Friday, March 26, 2010


The downside to being the stimulator (my word for what is often referred to as "devil's advocate," although I hope I'm advocating for Someone else) is that people don't often know when I'm seriously presenting a case, just advocating another position to make them think it through, or just trying to be funny.

So, some of you have asked me what is it I actually think about HRC.

Do I really want to share this? I'm pretty opposed to blanket labeling, because everyone defines a label based on where they are on the scale. There's my friend Warren, who when we moved with 2 other guys into a house together 20 years ago, we spent the first night debating for hours whether or not the KJV was the only reliable English translation of the Bible. To him I've always been a liberal Christian. To my friend John, a newspaper editor, I was an ultra-conservative pastor. Both guys knew the same "me", they just labeled me based on where they were on the scale. That's why I hate labels, they say less about me and more about the person/group using them.

So this is a risk. I'm going to be labeling myself somewhat.

At heart, I believe I am a political and social conservative. Okay, everyone stop laughing! It's true. I believe that a small government is the best practice, that the best government is one that is exactly large enough to do what Romans 13 describes. I like free market capitalism. I am pro-life. I believe in individual responsibility.

I'm also a patriot. I think that US-style democracy is the best form of government invented by man. Actually, I'd be interested in an absolute monarchy if Jesus could be king, but beyond that, I like what we have here, albeit still in it's relative infancy compared to many other societies around the world. I would not easily want to live anywhere else in the world. Although I struggle with the value of war, I'm grateful for men and women who are willing to put their lives on the line for the sake of...well, of me. And my family. I tear up at the playing of Taps, and I get extemely irritated at those who do not respect the National Anthem and start cheering before it's over.

But I've also become passionate in recent years about the people often referred to as "marginalized." People who through little or no choice of their own have ended up in the wrong place. People dealing with oppression, injustice, unfairness, lack of access, poverty, disease, etc. Mostly because of the work and ministries I've gotten involved with over the past decade or so, I've been able to meet and get to know widows, orphans, immigrants, and more. I've been exposed to those who have been doing such ministry for years, and had the Holy Spirit illuminate how often the Scriptures talk about God's care and concern for "the least of these."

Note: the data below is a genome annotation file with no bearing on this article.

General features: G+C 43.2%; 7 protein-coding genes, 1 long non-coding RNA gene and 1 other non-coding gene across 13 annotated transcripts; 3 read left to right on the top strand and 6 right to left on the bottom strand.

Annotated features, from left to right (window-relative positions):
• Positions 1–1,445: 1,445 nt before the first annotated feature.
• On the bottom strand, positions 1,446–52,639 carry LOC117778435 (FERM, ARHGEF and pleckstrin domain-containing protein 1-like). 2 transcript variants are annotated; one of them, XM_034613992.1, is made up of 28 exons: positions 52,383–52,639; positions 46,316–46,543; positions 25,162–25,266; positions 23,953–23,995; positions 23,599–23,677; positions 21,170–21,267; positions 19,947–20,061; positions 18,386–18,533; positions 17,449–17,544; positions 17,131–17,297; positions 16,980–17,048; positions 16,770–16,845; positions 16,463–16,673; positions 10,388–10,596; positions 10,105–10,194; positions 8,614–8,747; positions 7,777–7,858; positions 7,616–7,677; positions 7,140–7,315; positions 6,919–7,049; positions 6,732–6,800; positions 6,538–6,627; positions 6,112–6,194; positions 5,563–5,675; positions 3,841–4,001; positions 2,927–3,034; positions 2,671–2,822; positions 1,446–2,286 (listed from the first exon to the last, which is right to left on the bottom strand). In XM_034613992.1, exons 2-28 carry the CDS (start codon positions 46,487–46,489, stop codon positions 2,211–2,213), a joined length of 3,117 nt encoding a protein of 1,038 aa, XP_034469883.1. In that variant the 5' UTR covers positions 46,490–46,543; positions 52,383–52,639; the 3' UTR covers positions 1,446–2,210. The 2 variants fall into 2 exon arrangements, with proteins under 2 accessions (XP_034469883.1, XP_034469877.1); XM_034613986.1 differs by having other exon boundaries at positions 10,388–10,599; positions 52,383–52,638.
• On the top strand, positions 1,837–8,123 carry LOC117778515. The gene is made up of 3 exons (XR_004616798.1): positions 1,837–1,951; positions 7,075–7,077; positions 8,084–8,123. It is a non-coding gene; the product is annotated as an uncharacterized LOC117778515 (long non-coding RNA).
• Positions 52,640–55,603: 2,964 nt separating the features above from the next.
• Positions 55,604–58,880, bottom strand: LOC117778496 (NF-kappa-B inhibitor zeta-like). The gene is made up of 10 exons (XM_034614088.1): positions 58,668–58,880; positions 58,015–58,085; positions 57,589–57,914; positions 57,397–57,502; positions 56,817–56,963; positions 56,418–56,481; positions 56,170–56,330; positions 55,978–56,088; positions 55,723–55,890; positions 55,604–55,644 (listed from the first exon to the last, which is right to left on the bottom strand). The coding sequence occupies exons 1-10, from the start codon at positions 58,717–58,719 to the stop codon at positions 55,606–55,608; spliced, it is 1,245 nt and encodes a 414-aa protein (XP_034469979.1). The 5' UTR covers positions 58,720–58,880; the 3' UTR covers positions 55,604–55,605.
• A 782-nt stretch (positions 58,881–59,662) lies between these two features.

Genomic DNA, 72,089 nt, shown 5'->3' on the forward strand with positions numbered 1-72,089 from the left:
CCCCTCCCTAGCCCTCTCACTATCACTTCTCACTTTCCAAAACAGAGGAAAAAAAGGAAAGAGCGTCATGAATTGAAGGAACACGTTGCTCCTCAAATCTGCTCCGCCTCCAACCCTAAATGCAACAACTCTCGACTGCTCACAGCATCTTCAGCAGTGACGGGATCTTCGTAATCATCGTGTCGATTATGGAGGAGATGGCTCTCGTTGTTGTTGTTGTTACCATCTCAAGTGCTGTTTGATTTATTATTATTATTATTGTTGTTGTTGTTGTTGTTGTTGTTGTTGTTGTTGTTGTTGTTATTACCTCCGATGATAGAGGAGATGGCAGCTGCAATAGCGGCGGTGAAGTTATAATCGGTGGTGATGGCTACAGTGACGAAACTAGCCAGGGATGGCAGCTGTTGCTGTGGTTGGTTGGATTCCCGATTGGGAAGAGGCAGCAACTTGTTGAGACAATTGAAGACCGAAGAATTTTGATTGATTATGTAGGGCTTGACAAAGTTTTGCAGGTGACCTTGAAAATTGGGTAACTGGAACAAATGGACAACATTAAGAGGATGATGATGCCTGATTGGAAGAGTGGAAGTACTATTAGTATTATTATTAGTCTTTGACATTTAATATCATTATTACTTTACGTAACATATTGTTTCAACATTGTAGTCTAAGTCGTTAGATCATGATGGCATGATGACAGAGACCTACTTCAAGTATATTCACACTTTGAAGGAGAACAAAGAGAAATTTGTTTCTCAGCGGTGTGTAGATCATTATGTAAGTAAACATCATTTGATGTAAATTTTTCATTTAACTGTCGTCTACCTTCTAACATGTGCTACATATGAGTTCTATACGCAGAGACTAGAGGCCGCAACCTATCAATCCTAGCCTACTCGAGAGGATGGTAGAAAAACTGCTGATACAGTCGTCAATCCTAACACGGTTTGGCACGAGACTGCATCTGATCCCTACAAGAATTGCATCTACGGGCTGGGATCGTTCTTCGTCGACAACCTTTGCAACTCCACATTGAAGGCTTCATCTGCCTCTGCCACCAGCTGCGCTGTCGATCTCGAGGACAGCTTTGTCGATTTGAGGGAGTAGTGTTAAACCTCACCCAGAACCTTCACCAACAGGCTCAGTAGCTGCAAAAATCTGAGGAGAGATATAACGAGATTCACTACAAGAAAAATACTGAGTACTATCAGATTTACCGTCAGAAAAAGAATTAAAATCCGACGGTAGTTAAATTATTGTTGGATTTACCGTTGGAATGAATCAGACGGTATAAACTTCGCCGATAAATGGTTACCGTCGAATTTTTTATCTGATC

So here's my label for me: conflicted.

Which brings me back to healthcare reform. I'm very conflicted.

Do I worry about government interference on 26% of the economy? Absolutely I do. Do I think that most ideas coming out of Washington are produced by men and women who spend more time worrying about their reelection than they do the real problems in our world? Yes, I do. Do I wish that we lived in a world where the government didn't even consider this because the Church cared for all people in need? Definitely yes!

Am I glad that now health coverage will be guaranteed for people with pre-existing conditions? Absolutely I am. Do I think it is a good thing to ensure that insurance companies cannot drop someone's coverage because they get sick? Yes I do.

I could go on, but there you have it. I am both for and against HRC. I am both disgusted by it and excited about it.

Like virtually every human decision and invention in this world, it is shades of good and bad. I don't think it's armageddon, I don't think it's the end of the USA, and I don't think it solves all the problems. I don't even know that I think it's good. I'm pretty sure it's got plenty bad in it. I think it will help hundreds of thousands of people. And I know it's going to cost me money.

So call me conflicted. (Please don't call me worse, I don't want you to label yourself.)


Debi said...

I'm with you my friend. I call myself "a bad liberal and an even worse conservative." I specialize in shades of gray.

Arnie Adkison said...

I'm gathering that there are a bunch of us in this gray boat.

africangenesis said...

The features you cite were supported by the Republicans and aren't what is costing a trillion dollars.

africangenesis said...

The comments on your blog aren't searchable or archived via google or the blog specific search engine. Is that a selectable option on your account? Blogs are much more useful if they are searchable.

Arnie Adkison said...

AG...the only thing I found was that I have the Google search bar on the blog, but it does look like it doesn't search comments. It does search the blog posts though for sure, just tested it. I looked through all the settings and found nothing else I could change.

There is a sense in which I agree with you about Republicans' proposals; however I think much of that was as a response to the Democrats' bill and proposals. I'm not sure that any HRC that included guaranteeing coverage for the "uninsurable" would have been initiated by R's. I could be wrong, that's just my perception.

satuna said...

I've been pulled in similar ways over the course of this process. A good read that shed light is The Healing of America by T.R. Reid. The poisonous, polarized politics of D.C. pretty well guarantee that the reform package is not the optimal approach, but we can get it right over time. And millions will have insurance and a future who didn't before.